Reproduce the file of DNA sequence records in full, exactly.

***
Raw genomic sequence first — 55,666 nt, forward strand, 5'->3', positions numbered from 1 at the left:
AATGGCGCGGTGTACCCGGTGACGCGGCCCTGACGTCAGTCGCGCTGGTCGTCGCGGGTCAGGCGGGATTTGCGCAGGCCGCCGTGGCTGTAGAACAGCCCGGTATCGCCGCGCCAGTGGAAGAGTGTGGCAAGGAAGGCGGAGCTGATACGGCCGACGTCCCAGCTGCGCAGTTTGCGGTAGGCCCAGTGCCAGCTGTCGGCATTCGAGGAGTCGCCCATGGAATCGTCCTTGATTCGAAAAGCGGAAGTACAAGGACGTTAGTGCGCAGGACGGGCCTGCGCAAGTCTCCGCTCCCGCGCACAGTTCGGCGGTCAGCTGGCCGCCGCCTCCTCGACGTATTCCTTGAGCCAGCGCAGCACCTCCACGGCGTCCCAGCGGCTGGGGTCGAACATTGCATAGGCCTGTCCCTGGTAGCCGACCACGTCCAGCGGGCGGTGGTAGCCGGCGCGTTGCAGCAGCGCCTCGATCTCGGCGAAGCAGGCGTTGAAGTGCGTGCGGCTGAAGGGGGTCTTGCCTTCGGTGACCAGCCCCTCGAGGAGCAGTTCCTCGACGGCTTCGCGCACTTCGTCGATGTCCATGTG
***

Raw genomic sequence first — 55,666 nt, forward strand, 5'->3', positions numbered from 1 at the left:
AATGGCGCGGTGTACCCGGTGACGCGGCCCTGACGTCAGTCGCGCTGGTCGTCGCGGGTCAGGCGGGATTTGCGCAGGCCGCCGTGGCTGTAGAACAGCCCGGTATCGCCGCGCCAGTGGAAGAGTGTGGCAAGGAAGGCGGAGCTGATACGGCCGACGTCCCAGCTGCGCAGTTTGCGGTAGGCCCAGTGCCAGCTGTCGGCATTCGAGGAGTCGCCCATGGAATCGTCCTTGATTCGAAAAGCGGAAGTACAAGGACGTTAGTGCGCAGGACGGGCCTGCGCAAGTCTCCGCTCCCGCGCACAGTTCGGCGGTCAGCTGGCCGCCGCCTCCTCGACGTATTCCTTGAGCCAGCGCAGCACCTCCACGGCGTCCCAGCGGCTGGGGTCGAACATTGCATAGGCCTGTCCCTGGTAGCCGACCACGTCCAGCGGGCGGTGGTAGCCGGCGCGTTGCAGCAGCGCCTCGATCTCGGCGAAGCAGGCGTTGAAGTGCGTGCGGCTGAAGGGGGTCTTGCCTTCGGTGACCAGCCCCTCGAGGAGCAGTTCCTCGACGGCTTCGCGCACTTCGTCGATGTCCATGTG